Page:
What Is Spondylosis?
Spondylosis is a general term used to describe arthritis of the spine as it undergoes degenerative changes with age. When severe, it may cause pressure on nerve roots with subsequent sensory and/or motor disturbances, such as pain, paresthesia (numbness and “pins-and-needles” sensation), or muscle weakness in the arms or legs.
When the space between two adjacent vertebrae narrows, compression of a nerve root may result in radiculopathy (sensory and motor disturbances, such as severe pain in the neck, shoulder, arm, back, and/or leg, accompanied by muscle weakness). Less commonly, direct pressure on the spinal cord (typically in the cervical spine) may result in myelopathy, characterized by global weakness, gait dysfunction, loss of balance, and loss of bowel and/or bladder control.
- Advanced age
- Degenerative disc disease
- Lifestyle (for example, smoking)
- Repetitive strain injury
Signs and Symptoms
Signs and symptoms of spondylosis depend on the affected region of the spine. More commonly, patients will complain of:
- Back or neck pain
- Leg or arm pain
- Numbness or tingling in the arms or legs
- Muscle spasm or weakness
- Difficulty with fine motor activities (such as counting coins or buttoning shirts) and/or maintaining balance or walking
Dr. Cho will perform a thorough history and physical examination to find the underlying cause of symptoms you are experiencing during your initial visit. Directed musculoskeletal and neurologic exams will help determine where in the spine (for example, cervical vs. lumbar) the problem is originating from. Additional tests like x-rays and MRI may be needed to make the proper diagnosis.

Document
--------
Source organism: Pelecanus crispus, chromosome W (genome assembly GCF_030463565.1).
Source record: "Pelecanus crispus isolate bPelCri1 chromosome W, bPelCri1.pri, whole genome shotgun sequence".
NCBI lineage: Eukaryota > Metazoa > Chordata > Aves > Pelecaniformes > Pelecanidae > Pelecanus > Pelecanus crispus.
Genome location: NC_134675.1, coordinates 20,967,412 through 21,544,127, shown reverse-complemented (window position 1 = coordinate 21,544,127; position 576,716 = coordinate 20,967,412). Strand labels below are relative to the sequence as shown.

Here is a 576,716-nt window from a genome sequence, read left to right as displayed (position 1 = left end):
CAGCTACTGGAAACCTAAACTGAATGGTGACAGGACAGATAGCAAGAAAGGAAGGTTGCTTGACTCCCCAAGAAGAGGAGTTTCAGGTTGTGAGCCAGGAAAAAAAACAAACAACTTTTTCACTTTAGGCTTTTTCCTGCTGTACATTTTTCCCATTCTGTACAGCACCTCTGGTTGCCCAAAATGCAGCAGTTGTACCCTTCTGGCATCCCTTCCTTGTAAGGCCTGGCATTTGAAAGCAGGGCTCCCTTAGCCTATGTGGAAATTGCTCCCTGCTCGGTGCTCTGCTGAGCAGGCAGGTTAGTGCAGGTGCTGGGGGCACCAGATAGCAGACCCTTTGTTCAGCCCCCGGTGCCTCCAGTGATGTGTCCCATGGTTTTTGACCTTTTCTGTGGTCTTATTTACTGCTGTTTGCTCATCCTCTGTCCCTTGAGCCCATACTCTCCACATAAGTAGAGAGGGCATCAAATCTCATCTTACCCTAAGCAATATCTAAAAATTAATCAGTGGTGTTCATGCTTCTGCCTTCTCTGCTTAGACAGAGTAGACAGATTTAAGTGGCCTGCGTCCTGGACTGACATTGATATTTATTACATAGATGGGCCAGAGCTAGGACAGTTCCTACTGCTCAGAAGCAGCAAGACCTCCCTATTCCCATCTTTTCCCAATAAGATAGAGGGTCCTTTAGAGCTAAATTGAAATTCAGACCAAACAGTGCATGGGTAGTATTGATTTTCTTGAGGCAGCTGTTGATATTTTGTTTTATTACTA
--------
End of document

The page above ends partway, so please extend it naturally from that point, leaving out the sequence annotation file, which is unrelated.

Treatment for spondylosis is based on a number of factors including the amount of pain the patient is experiencing, the extent of neurologic involvement (spinal cord vs. nerve root), and duration of symptoms. Many patients respond well to non-surgical treatment. Some of the non-operative treatments include exercise, physical therapy, various modalities (cold/heat treatments, massage therapy, and manipulation), education and attitude adjustment to focus on psychological or emotional causes of pain, as well as the judicious use of medications, such as muscle relaxants, non-steroidal anti-inflammatory drugs, Tylenol, or a short course of steroids. Epidural steroid injections or nerve root blocks may be recommended when there is nerve root compression (pinched nerve).
Surgery is recommended only when non-operative treatments have failed to resolve the symptoms and there is debilitating pain and disability that can be successfully addressed with surgical intervention. Dr. Cho will carefully review your case and suggest the most appropriate procedure that suits your needs. For the cervical spine, there are a number of surgical options such as:
- Anterior Cervical Discectomy and Fusion
- Artificial Cervical Disc Replacement
- Posterior Cervical Laminoforaminotomy
- Cervical Laminoplasty
- Posterior Cervical Laminectomy and Instrumented Fusion